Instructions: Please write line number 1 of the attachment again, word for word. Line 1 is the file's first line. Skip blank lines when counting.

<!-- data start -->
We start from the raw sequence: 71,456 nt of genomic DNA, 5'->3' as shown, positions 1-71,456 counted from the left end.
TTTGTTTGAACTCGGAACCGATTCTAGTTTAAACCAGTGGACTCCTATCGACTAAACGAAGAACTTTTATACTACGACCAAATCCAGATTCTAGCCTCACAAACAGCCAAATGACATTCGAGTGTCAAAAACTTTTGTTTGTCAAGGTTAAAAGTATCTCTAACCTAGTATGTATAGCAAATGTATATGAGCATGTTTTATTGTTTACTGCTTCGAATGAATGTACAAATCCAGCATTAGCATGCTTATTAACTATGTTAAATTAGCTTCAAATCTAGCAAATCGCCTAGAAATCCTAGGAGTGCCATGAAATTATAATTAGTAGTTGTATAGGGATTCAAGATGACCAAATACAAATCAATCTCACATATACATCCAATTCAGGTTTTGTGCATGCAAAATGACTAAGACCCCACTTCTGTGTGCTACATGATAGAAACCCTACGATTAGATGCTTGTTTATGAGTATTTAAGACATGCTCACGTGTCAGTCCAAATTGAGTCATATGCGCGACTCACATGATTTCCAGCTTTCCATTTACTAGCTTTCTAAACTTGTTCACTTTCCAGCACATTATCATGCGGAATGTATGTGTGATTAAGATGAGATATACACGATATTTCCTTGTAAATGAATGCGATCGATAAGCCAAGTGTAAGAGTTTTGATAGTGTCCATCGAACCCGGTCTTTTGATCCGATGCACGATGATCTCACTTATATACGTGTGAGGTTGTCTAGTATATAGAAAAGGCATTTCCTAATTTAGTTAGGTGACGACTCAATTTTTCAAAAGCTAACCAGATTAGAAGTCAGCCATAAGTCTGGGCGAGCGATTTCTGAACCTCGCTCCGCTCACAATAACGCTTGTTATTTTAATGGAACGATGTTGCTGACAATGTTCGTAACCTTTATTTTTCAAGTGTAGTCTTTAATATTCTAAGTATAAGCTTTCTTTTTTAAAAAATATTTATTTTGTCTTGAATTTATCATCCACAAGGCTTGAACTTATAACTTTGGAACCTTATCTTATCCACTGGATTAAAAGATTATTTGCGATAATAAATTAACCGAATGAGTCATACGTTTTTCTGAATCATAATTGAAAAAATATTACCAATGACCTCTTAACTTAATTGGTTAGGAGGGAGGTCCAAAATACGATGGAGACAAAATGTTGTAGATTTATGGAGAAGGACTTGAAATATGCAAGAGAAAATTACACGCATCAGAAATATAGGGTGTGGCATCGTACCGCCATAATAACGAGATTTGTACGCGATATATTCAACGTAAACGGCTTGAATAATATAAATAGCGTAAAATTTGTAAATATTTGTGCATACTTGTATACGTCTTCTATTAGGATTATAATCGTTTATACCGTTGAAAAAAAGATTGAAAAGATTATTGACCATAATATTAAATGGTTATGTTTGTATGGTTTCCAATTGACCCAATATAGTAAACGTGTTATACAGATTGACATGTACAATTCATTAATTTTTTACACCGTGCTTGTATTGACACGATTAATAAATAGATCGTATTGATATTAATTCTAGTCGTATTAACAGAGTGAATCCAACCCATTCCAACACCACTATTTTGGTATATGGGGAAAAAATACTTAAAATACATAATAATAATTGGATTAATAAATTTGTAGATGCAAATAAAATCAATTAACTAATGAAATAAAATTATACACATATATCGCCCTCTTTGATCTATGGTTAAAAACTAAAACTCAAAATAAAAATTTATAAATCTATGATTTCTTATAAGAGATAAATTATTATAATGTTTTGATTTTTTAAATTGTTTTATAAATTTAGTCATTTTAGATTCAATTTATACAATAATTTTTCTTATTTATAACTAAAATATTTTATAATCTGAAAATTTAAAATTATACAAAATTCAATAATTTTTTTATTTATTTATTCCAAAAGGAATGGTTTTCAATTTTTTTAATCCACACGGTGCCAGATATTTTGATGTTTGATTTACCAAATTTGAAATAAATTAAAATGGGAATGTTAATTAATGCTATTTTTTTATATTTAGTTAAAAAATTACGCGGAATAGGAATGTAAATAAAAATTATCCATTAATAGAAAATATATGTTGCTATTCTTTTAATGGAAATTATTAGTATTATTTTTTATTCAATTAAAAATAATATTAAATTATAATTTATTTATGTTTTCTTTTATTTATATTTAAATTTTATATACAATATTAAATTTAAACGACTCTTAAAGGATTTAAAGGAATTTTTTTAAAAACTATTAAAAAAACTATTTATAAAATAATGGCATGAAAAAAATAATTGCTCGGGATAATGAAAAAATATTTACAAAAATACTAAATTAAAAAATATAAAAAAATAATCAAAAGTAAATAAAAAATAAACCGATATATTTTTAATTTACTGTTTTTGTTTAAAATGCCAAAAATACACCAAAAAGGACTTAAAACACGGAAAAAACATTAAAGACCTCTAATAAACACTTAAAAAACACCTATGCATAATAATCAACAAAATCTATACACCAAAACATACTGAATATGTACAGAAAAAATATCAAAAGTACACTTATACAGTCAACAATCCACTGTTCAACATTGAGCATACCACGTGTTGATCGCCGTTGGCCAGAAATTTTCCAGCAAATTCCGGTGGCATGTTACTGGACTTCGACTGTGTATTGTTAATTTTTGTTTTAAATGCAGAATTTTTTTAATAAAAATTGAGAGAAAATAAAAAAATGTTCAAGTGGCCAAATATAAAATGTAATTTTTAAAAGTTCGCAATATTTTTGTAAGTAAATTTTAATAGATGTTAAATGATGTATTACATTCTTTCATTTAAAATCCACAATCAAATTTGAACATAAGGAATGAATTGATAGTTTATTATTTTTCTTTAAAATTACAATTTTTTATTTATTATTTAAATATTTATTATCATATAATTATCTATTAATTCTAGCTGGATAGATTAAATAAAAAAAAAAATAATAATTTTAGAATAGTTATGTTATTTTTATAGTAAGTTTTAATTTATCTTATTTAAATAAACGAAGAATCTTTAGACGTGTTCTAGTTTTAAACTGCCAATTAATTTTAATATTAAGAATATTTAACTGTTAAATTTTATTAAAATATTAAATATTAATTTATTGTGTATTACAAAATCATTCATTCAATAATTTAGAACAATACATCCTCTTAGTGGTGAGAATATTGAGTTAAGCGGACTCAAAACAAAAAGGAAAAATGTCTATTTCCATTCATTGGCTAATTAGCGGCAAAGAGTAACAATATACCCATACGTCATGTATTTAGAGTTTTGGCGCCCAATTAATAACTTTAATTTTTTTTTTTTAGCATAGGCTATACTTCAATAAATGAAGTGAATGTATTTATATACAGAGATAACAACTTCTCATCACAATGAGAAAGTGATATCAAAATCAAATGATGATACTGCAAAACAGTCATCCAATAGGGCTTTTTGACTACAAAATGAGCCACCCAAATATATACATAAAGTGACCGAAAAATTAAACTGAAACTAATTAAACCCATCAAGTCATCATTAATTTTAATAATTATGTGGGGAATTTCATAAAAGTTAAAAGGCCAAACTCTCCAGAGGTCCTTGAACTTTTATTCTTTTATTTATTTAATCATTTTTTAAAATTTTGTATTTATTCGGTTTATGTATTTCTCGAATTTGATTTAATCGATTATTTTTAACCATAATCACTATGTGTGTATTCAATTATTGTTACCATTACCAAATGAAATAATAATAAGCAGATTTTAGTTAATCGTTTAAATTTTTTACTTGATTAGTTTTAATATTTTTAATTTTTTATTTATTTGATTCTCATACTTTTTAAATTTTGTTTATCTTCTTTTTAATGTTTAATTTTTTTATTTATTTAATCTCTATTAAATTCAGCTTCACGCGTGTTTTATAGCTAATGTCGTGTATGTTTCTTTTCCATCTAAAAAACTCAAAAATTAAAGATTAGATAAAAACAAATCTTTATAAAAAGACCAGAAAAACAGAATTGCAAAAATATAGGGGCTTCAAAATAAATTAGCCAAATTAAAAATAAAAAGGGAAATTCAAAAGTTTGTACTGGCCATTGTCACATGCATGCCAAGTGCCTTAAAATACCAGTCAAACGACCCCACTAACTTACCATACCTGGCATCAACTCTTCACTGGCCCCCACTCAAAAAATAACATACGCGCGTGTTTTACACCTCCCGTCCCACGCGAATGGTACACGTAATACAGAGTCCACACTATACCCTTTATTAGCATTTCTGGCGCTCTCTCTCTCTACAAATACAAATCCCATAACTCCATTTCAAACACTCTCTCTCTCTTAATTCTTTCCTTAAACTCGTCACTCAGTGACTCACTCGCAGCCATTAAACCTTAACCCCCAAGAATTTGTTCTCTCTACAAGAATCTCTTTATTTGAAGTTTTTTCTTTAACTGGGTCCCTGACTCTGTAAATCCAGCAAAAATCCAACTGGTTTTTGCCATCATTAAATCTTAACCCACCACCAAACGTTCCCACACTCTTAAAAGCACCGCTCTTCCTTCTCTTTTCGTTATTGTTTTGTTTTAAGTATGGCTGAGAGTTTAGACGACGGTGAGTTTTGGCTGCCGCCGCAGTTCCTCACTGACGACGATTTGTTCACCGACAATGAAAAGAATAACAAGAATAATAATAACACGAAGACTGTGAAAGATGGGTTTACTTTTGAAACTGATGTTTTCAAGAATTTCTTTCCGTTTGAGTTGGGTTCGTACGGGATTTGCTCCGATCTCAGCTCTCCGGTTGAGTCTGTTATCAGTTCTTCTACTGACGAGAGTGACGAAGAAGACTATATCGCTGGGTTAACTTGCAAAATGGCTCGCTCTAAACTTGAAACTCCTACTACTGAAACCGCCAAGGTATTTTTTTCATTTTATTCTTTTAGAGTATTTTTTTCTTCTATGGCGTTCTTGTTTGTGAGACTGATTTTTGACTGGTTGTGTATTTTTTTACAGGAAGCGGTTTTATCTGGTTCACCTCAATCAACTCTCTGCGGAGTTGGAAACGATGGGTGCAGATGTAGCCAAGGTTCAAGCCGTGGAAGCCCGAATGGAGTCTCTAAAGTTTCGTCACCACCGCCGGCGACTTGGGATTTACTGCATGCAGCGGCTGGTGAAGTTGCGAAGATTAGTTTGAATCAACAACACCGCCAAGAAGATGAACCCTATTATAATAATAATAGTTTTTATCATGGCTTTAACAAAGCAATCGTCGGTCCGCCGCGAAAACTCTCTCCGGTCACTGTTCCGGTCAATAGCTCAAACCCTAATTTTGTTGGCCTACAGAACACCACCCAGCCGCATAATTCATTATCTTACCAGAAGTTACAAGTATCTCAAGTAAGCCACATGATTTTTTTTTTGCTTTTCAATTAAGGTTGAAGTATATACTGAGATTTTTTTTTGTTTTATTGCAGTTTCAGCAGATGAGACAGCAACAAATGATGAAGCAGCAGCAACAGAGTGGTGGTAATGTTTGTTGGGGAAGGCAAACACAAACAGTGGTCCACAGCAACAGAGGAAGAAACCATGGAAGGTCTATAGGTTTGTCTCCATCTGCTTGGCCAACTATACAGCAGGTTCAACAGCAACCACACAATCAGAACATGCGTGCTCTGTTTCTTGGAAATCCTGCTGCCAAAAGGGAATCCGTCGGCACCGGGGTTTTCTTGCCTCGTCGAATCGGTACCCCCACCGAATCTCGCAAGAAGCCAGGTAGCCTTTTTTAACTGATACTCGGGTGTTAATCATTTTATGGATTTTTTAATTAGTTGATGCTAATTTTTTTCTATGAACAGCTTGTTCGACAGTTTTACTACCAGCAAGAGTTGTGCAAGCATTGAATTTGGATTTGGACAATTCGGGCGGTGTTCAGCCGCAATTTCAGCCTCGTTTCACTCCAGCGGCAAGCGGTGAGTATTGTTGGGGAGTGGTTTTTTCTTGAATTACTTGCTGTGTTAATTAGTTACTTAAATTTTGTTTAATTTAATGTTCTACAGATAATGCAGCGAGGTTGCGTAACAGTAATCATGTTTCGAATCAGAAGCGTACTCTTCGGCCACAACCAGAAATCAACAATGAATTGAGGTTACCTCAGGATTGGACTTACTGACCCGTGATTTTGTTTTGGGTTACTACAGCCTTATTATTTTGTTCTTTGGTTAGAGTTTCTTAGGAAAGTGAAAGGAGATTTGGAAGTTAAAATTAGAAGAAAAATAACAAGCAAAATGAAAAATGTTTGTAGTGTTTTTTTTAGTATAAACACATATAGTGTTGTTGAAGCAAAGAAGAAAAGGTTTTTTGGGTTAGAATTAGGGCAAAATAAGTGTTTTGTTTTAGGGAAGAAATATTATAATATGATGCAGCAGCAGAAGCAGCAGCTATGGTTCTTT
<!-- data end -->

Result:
We start from the raw sequence: 71,456 nt of genomic DNA, 5'->3' as shown, positions 1-71,456 counted from the left end.